Companies can maximize the impact of their leadership development programs by evaluating the outcome of such programs based on participants’ improved leadership attitudes, mindset, behaviours, and effectiveness. Reviewing leadership solution, leadership and context factors that influence the success of leadership development programs can reveal the root causes of any weaknesses that emerge from the program evaluations.
Building on internal and external research, the Center for Creative Leadership (CCL) has developed a framework that not only measures the impact of leadership development programs but also reveals the key contributing factors that influence their effectiveness.
The framework measures the impact of a leadership development program at four different levels—individual, group, organization, and society—and within each of those levels, in four different domains: attitude, mindset, behaviour, and effectiveness.
At the individual level, for example, an organization can evaluate whether leaders have increased their engagement while reducing their stress (attitude); enhanced their self-awareness of their impact on others and changed some of their beliefs of what makes a leader effective (mindset); changed their behaviour overtly, displaying for example improved communication and/or collaboration skills (behaviour); and improved their job performance and productivity (effectiveness).
The framework lays out similar attitude, mindset, behaviour, and effectiveness evaluation criteria for the group, organization, and society levels of impact. For example, more direct feedback at the group level, improved inter-departmental coordination and collaboration at the organization level, and, at the society level, better treatment of people who are different (e.g., hiring more people with disabilities) are some examples of a leadership development initiative’s positive impact on behaviour.
Evaluating the outcomes of leadership development programs and initiatives can reveal weaknesses. The source of those weaknesses, according to the CCL framework, can be traced three sets of key factors that can hinder or facilitate leadership initiatives:
Leadership Solution Factors. Leadership solution factors areproblems inherent in the design or implementation of the leadership development initiative or program. For example, was the program designed with goals that are aligned with the needs of the organization? Is the content research-based and relevant? Is the delivery of the content engaging?
Leadership Factors. Leadership factors includethe characteristics of the individual leader (knowledge, skills, and abilities), as well as personal characteristics, such as personality, values, and motivation. The more committed and engaged the leader, the better the outcome of the program. High leadership development efficacy—that is, an individual’s belief in his or her ability to develop leadership skills—increases the motivation to learn. Thus, enhancing the leadership development efficacy of participants through confidence building and modelling (e.g., sharing success stories) will significantly improve the results they attain in the program. Context Factors: Internal and external context factors can make a major difference in the effectiveness of leadership development. The economy, market trends, or even a global pandemic are examples of external context factors that can undermine or complicate efforts to develop leaders. Internal context factors, which can range from support from managers and senior leaders (e.g., encouraging leaders to implement newly learned behaviours) to whether development is valued in the organizational culture, also impact leadership development outcomes.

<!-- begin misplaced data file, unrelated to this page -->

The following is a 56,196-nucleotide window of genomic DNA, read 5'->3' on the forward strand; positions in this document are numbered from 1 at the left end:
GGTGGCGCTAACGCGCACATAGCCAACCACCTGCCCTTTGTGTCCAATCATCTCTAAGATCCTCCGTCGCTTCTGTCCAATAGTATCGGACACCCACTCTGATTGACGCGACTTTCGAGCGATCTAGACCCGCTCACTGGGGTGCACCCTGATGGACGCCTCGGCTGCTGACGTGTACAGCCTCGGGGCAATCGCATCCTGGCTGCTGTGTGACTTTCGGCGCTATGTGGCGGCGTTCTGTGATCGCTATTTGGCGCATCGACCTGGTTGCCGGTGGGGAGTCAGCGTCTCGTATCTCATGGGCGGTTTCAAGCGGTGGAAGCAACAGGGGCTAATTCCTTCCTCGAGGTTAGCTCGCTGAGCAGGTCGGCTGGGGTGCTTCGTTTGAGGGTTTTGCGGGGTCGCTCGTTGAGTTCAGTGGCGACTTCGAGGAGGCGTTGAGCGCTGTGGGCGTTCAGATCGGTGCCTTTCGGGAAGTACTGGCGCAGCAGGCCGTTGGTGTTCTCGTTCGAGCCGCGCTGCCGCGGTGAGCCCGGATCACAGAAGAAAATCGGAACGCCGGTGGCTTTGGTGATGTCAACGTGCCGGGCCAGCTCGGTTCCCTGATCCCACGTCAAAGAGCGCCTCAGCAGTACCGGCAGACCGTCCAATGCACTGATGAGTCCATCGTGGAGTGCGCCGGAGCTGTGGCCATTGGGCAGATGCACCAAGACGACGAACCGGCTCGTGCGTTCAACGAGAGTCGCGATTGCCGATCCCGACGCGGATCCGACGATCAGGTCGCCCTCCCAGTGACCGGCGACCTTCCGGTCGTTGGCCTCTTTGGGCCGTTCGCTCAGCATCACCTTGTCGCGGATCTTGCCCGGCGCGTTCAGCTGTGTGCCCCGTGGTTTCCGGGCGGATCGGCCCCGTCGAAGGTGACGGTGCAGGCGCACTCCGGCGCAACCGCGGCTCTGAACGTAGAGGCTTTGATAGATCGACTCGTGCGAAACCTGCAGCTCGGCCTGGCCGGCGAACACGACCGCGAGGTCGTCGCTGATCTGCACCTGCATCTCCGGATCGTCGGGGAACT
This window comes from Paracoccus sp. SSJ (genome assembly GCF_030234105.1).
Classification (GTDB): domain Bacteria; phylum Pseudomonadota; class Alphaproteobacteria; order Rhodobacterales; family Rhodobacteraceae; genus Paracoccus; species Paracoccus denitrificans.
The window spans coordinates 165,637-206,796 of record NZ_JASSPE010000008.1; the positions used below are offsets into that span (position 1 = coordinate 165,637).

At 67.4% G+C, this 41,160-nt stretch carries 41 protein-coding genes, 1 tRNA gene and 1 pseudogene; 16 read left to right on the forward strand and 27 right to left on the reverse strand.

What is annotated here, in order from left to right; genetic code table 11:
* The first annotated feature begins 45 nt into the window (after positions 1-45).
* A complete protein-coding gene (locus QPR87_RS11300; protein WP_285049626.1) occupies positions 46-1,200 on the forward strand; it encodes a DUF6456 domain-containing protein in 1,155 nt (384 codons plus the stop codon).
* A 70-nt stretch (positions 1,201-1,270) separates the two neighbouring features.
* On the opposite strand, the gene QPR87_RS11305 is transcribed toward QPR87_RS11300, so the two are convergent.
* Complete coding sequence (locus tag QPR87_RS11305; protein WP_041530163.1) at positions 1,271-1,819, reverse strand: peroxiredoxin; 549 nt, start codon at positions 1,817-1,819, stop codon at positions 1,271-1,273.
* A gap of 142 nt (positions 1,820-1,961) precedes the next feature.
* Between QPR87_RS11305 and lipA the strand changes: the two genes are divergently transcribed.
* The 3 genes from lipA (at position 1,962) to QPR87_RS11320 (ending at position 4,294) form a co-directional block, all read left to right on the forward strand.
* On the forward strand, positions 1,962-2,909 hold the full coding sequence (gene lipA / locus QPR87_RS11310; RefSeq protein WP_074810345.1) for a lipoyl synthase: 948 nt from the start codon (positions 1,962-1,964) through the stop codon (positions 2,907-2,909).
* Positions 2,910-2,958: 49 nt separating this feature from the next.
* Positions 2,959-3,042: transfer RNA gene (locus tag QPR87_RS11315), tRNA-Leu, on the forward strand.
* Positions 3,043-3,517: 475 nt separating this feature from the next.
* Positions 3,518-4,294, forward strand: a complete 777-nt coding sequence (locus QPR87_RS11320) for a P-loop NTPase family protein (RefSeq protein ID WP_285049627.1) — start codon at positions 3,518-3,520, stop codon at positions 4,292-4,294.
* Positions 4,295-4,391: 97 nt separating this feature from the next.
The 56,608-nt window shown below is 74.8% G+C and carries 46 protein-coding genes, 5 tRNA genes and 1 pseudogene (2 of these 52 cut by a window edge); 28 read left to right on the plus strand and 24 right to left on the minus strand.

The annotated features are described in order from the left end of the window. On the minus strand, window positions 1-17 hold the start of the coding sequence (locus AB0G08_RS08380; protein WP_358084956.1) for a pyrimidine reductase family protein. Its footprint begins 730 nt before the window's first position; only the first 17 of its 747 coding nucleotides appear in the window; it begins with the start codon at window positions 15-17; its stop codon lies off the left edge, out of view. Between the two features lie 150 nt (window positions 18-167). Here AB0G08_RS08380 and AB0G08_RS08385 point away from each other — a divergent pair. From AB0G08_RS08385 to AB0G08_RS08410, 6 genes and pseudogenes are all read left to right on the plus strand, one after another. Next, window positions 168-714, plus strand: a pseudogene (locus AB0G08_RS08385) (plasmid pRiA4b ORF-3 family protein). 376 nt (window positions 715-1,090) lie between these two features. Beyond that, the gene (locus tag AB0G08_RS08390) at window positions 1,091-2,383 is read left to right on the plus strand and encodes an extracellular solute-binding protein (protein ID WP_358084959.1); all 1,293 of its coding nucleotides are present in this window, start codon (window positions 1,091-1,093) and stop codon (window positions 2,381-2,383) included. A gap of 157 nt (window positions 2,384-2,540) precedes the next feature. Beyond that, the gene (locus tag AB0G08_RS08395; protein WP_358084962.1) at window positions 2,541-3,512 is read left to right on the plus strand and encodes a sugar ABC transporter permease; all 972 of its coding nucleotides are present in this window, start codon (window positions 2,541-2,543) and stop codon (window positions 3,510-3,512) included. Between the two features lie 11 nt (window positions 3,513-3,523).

Developing your leaders is vital to the success of your organization or company. Even significant investment in leadership development programs, however, can fail to yield the expected results if you do not understand the mechanisms that enhance a program’s effectiveness.
The first step is to evaluate leadership development programs in your organizing using the criteria introduced here. Does your program improve the attitude, behaviour, mindset, and effectiveness of leaders at the individual level, as leaders working in groups, as leaders contributing to the success of the organization, and as leaders making a difference to society?
If you find weaknesses in your programs, review the three factors that might be undermining your efforts, using specific metrics when possible. For example, rate the value of each of your program components. Feedback from participants is vital. What percentage of participants feel they met their learning objectives (which reflects the positive or negative impact of the learning solutions factors)? What percentage of leaders say they were commitment to learning, and would apply what they learned (leader factors)? What percentage believe that their senior leaders support their development and model what they have learned (context factors)?
Thoroughly evaluating outcomes and exploring the factors influencing those outcomes is key to maximizing the impact of your investment in leadership development.
Sarah Stawiski’s profile at CCL
Stephen Jeong’s profile at CCL
Heather Champion’s profile at CCL
Leadership Development Impact (LDI) Framework. Sarah Stawiski, Stephen Jeong, and Heather Champion. CCL Research Insights (2021).
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